Ziath has donated 2D-barcode scanners, software, and barcoded sample tubes to the Zoological Society of London (ZSL) to assist them in creating a unique biobank of zoological specimens that will be available to researchers worldwide.
Assembled over the last 40 years, the ZSL collection include samples that have been donated from many diverse sources including tissue biopsies from animals with unusual diseases, zoological objects seized by regulatory authorities and endangered species specimens from various parts of the world. Aware of the value that the impressive collection has for research, staff at ZSL’s Institute of Zoology recognized the need to catalogue, process and store the growing collection to safeguard the integrity of the samples and to open the invaluable resource to researchers.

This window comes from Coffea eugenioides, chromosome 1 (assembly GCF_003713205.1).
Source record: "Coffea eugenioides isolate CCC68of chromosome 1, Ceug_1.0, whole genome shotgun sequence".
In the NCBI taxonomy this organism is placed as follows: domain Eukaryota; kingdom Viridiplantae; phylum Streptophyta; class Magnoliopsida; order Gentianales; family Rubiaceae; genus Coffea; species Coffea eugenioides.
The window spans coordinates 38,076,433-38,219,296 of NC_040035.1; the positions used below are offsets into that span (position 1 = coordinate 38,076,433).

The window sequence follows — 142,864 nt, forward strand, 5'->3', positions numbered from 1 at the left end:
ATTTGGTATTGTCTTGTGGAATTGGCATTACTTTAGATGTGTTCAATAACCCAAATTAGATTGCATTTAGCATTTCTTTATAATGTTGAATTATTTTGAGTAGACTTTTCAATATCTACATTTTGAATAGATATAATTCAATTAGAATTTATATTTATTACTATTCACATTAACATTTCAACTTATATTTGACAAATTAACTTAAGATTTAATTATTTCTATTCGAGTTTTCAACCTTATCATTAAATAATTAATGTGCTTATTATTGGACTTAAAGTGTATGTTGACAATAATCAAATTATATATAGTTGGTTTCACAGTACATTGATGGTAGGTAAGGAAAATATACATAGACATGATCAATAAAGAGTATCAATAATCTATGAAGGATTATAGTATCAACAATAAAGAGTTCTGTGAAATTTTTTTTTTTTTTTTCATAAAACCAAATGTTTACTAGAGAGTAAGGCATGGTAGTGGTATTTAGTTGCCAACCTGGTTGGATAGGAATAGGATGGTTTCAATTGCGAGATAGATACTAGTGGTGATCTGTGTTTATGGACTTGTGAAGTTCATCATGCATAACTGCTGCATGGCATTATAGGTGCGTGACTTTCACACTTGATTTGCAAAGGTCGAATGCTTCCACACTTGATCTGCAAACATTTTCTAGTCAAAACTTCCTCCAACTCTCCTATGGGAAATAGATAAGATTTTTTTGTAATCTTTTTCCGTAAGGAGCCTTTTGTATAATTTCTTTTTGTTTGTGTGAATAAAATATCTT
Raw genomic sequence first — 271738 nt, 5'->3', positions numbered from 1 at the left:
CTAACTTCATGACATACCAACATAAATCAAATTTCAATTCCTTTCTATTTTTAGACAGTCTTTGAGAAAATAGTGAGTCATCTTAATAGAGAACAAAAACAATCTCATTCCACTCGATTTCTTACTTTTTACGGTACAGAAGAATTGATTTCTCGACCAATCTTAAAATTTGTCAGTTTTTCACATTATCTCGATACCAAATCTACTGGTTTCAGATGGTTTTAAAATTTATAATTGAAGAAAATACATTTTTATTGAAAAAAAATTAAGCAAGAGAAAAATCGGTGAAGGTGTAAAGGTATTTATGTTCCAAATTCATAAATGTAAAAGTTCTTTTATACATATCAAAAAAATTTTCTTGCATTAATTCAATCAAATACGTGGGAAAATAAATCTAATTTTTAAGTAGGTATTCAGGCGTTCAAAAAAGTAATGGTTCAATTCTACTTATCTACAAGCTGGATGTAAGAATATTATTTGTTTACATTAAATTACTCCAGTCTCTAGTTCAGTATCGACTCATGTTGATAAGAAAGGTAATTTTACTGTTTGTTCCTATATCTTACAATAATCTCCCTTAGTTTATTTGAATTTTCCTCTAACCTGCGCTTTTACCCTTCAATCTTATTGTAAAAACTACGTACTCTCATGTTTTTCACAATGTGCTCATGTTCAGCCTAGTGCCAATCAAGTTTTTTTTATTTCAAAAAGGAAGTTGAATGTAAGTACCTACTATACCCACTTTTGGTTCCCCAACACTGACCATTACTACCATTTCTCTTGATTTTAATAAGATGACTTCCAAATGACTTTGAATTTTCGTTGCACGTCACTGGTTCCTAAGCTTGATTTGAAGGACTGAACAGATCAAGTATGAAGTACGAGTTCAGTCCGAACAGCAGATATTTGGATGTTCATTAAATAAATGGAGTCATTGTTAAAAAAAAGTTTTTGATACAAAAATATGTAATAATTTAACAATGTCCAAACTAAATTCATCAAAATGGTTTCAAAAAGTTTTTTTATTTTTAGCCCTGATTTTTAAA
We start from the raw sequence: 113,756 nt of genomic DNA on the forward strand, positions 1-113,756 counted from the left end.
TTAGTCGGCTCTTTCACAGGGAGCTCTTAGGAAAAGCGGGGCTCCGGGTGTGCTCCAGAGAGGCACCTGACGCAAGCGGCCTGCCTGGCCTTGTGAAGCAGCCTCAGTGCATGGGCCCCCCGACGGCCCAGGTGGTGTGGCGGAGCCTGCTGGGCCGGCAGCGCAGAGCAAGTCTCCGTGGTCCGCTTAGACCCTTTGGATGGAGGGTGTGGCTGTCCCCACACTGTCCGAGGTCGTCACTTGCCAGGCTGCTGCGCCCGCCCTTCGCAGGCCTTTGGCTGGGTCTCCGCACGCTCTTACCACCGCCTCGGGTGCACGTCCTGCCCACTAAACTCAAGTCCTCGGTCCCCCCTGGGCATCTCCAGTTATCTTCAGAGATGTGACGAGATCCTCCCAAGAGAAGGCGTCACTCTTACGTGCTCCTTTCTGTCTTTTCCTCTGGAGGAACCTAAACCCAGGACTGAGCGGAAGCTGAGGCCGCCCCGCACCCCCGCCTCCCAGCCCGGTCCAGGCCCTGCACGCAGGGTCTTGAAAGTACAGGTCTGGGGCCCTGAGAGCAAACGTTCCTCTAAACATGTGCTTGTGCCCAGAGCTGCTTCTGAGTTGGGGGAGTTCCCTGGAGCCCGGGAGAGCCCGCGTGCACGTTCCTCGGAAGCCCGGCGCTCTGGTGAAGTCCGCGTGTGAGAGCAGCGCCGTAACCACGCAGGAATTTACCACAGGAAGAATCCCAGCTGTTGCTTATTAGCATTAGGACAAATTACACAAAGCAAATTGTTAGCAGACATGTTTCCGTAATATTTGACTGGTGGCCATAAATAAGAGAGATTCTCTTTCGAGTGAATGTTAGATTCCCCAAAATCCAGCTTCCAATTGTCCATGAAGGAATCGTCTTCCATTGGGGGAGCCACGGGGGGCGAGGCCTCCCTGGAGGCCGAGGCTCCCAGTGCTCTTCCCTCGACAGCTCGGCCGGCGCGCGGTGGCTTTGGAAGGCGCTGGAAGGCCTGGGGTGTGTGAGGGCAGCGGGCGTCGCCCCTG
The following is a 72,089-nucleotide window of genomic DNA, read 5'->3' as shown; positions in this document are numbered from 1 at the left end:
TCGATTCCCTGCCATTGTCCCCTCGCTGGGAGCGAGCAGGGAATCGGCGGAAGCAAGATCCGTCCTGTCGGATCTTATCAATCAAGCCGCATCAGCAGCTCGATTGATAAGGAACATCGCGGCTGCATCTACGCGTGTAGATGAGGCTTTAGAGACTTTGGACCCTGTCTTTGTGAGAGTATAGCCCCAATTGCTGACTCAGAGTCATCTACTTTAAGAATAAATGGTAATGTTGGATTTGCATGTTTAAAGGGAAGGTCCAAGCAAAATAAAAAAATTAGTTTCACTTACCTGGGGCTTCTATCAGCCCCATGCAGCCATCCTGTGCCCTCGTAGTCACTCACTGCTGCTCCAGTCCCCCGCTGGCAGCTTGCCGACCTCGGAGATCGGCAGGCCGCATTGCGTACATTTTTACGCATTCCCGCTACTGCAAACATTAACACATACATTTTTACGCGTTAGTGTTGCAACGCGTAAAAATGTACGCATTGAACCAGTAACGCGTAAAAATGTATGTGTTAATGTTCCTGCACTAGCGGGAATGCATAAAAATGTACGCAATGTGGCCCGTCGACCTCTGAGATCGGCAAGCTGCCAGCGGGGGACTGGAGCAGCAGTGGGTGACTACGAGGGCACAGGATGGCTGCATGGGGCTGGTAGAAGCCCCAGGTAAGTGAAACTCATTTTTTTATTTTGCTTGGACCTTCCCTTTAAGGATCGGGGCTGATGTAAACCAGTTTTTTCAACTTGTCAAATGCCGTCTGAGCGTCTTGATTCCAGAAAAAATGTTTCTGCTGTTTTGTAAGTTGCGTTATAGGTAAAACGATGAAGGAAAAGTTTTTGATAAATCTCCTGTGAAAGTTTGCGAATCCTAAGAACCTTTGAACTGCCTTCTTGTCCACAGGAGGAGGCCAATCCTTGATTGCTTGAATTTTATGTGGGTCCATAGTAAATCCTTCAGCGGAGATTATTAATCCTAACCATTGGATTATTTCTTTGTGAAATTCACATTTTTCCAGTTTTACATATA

In charge of this project, Louise Gibson the ZSL biobank manager said “We needed a simple and robust method to store critical DNA and tissue samples from our wide range of specimens that would be easy to store, easy to retrieve and stand the test of time. Following consultation with the sample management specialists at Ziath, we decided to use 2D-barcoded sample tubes that can be stored in racks in a deep freeze. In addition, we will use Ziath’s high performance 2D-barcode scanners and Samples™ software to record and track the locations of the stored samples in a more efficient manner. Some of our samples will require freezing and so we chose a system in which we are confident that the specimen identification labels will not be compromised. We cannot afford the risks of having to destroy samples because labels are unreadable.”
Ms Gibson concluded “The aim of this project is to sift through our vast accumulation of specimens, identify them correctly, catalogue them and make biologically relevant samples available to researchers in other academic institutions worldwide. We feel that these samples hold immense value to researchers of zoonotic diseases which may one day become medically relevant to human health.”Want the latest science news straight to your inbox? Become a SelectScience member for free today >>